Petition to keep handicapped students at Lawrence fails to sway board

| 22 Feb 2012 | 08:53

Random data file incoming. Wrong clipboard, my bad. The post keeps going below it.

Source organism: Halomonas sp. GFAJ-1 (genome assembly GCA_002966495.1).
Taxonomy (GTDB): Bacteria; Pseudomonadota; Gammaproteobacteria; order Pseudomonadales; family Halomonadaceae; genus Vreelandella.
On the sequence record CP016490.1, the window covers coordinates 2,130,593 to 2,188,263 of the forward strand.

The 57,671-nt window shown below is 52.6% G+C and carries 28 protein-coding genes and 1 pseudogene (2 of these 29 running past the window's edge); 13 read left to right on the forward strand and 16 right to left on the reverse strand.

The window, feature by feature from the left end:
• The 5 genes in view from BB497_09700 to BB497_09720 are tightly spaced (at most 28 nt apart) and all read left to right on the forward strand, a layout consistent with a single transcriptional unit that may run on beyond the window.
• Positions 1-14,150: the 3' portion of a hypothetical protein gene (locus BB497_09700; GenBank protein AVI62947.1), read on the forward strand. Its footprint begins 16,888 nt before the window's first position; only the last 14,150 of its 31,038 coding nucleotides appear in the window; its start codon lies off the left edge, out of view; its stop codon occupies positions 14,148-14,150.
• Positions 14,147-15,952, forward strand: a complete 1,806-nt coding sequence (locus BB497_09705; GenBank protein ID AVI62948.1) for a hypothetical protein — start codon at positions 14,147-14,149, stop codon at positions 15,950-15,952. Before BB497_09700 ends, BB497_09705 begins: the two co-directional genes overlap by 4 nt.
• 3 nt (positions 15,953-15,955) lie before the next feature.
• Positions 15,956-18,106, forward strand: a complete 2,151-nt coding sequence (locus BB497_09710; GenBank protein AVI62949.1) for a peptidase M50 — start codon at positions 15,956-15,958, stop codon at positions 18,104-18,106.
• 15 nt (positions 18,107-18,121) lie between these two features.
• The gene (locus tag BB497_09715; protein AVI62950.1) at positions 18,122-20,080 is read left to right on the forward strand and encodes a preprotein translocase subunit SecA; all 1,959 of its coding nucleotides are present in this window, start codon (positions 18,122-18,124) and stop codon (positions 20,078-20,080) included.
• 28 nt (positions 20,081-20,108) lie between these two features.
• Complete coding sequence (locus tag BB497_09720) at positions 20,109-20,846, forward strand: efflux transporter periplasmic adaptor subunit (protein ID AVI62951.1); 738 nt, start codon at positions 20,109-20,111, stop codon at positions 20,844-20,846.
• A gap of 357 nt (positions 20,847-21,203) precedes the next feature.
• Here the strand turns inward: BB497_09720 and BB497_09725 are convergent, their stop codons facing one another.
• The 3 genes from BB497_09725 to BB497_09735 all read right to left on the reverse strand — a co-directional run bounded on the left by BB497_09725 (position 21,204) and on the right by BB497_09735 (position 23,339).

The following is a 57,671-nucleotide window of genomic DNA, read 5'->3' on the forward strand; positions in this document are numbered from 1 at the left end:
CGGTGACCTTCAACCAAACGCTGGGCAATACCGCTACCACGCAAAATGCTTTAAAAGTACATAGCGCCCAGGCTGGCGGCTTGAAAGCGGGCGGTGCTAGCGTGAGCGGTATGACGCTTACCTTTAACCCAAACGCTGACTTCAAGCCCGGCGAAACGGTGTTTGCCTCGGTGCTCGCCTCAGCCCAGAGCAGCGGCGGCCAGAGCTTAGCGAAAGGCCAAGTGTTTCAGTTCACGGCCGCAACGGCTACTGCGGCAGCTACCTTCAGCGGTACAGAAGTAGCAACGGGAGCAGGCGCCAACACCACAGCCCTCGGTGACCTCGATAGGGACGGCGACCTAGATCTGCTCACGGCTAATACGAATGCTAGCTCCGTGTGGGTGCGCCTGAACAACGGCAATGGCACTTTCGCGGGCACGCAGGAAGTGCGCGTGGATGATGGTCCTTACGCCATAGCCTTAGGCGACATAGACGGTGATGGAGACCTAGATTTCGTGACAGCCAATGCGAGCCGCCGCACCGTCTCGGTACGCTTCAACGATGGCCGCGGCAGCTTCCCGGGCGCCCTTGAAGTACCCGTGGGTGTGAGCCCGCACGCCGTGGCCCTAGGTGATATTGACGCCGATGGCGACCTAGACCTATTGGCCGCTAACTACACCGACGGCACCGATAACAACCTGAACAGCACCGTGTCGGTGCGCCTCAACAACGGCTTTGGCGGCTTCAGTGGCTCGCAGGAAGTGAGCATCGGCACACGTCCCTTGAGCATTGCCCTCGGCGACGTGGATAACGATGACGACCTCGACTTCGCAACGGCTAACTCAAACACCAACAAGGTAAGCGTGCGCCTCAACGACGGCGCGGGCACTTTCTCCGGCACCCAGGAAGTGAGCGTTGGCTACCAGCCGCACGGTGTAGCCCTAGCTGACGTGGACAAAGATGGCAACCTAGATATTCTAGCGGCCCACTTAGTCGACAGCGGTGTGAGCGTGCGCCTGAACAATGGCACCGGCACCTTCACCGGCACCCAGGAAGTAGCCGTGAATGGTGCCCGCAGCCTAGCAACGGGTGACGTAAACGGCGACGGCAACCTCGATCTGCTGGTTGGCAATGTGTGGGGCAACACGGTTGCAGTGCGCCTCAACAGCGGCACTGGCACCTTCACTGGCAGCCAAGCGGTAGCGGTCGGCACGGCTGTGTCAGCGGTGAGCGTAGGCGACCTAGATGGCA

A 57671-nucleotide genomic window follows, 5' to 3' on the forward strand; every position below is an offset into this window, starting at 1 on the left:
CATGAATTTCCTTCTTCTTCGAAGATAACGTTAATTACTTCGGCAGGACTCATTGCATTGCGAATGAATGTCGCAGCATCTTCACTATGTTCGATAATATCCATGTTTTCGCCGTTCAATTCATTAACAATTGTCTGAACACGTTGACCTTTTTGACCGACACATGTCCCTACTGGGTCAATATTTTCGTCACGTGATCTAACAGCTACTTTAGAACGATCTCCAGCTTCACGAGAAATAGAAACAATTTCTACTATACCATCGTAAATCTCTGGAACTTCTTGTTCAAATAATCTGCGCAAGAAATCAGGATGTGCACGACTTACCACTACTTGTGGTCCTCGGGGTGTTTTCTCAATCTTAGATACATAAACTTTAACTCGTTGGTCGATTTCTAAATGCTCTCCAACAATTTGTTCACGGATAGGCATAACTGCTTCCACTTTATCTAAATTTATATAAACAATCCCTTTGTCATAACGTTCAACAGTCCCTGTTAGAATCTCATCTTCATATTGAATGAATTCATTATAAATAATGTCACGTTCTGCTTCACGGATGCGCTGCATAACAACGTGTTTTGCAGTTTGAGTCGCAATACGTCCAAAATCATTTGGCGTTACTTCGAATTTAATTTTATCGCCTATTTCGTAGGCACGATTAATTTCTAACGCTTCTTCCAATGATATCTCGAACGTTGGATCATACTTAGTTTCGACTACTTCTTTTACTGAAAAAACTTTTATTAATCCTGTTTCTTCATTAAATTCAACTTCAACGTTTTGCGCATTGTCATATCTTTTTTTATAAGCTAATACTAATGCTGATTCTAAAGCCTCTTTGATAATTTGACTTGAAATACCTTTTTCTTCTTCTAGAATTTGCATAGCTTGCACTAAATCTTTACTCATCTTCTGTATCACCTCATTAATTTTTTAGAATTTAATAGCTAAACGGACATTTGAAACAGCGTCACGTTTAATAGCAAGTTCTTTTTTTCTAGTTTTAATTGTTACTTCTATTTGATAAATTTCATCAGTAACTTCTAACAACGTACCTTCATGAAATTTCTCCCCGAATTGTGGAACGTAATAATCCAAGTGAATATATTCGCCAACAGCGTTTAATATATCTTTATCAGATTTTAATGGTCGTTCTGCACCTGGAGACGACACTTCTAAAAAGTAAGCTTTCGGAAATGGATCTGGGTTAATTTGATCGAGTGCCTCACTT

School board: Transfer of students is ‘out of our hands’ SUSSEX - Cheryl Novak arrived at the Sussex-Wantage Regional School District’s June 24 board of education meeting armed with a petition of 180 signatures from residents who want the multiply handicapped class at the Lawrence School to stay. But Novak left the meeting without the results she had hoped for. Just as it stated a few months ago, the board intends to move forward with plans to transfer six severely handicapped students to the Sussex Middle School so that they will be placed with peers at the same age level, as recommended by the New Jersey Department of Education. “It’s out of our hands” due to a state law that mandates this transfer, said Sussex-Wantage Regional Board President Thomas Card. He added that the board appealed the state’s decision recently only to be informed that the school district isn’t eligible for a waiver. But Novak and a few other residents questioned whether the transfer of the students is in fact mandated by the state or merely recommended by the state education department. In March, a spokesman for the state, Richard Vespuccci, told The Advertiser News via e-mail that the federal special education law IDEA (Individuals with Disabilities in Education Act), plus state special education laws and regulations, “presume that students are educated with their age appropriate peers. Since we believe that this is what the laws and regulations presume, we recommend that the district move the students into the middle school building.” Lisa Frisbie, a recently elected board member, suggested that the state’s letter of denial on the district’s appeal as well as the state statute requiring the transfer be posted to the district’s Web site ( Novak is the foster mother of two children in the multiply handicapped class. She argued that the six children who are subject to the transfer “are very different from quote normal special ed kids.” For instance, her foster son Teddy uses a permanent feeding tube. She maintains that the six children are already accepted by the other children at the Lawrence School, while the playground and facilities there are already designed to accommodate their needs. Diane Mulford, another Wantage resident who spoke out against the transfer, is a teacher’s assistant in the special education department at High Point Regional High School. She said she has spent quite a bit of time with these students and believes any plan to transfer them to the Sussex Middle School “is cruel.” For instance, she said, if the middle school ever had to be evacuated for any reason, it would be extremely difficult to transport the handicapped children to the local firehouse or other facilities since the grounds at the middle school “are extremely bumpy” and aren’t wheelchair accessible. “You don’t do that to a medically fragile child,” said Mulford. She believes the school board should seek an injunction against the state to prevent the September transfer from occurring.